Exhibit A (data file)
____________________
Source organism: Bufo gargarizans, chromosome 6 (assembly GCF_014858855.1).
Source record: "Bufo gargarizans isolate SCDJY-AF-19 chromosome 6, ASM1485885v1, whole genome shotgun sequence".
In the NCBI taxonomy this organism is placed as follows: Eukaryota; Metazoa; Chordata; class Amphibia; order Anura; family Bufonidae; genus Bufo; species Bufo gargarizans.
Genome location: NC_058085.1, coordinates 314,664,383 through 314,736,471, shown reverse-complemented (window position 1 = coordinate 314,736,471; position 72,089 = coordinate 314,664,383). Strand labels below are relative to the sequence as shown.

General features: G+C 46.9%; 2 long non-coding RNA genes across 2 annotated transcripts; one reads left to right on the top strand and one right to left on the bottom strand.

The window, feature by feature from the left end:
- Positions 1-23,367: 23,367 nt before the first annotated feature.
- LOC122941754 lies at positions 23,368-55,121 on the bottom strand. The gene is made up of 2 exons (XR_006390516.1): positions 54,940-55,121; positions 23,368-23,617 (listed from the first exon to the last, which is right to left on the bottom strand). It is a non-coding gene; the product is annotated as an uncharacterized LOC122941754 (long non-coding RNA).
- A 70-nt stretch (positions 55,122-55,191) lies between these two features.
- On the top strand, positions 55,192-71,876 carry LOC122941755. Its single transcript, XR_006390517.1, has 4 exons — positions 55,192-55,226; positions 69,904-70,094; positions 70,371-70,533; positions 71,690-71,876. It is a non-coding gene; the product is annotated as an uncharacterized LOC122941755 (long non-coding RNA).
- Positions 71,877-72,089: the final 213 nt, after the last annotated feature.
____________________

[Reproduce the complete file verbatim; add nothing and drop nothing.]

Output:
Source organism: Bufo gargarizans, chromosome 6 (assembly GCF_014858855.1).
Source record: "Bufo gargarizans isolate SCDJY-AF-19 chromosome 6, ASM1485885v1, whole genome shotgun sequence".
In the NCBI taxonomy this organism is placed as follows: Eukaryota; Metazoa; Chordata; class Amphibia; order Anura; family Bufonidae; genus Bufo; species Bufo gargarizans.
Genome location: NC_058085.1, coordinates 314,664,383 through 314,736,471, shown reverse-complemented (window position 1 = coordinate 314,736,471; position 72,089 = coordinate 314,664,383). Strand labels below are relative to the sequence as shown.

General features: G+C 46.9%; 2 long non-coding RNA genes across 2 annotated transcripts; one reads left to right on the top strand and one right to left on the bottom strand.

The window, feature by feature from the left end:
- Positions 1-23,367: 23,367 nt before the first annotated feature.
- LOC122941754 lies at positions 23,368-55,121 on the bottom strand. The gene is made up of 2 exons (XR_006390516.1): positions 54,940-55,121; positions 23,368-23,617 (listed from the first exon to the last, which is right to left on the bottom strand). It is a non-coding gene; the product is annotated as an uncharacterized LOC122941754 (long non-coding RNA).
- A 70-nt stretch (positions 55,122-55,191) lies between these two features.
- On the top strand, positions 55,192-71,876 carry LOC122941755. Its single transcript, XR_006390517.1, has 4 exons — positions 55,192-55,226; positions 69,904-70,094; positions 70,371-70,533; positions 71,690-71,876. It is a non-coding gene; the product is annotated as an uncharacterized LOC122941755 (long non-coding RNA).
- Positions 71,877-72,089: the final 213 nt, after the last annotated feature.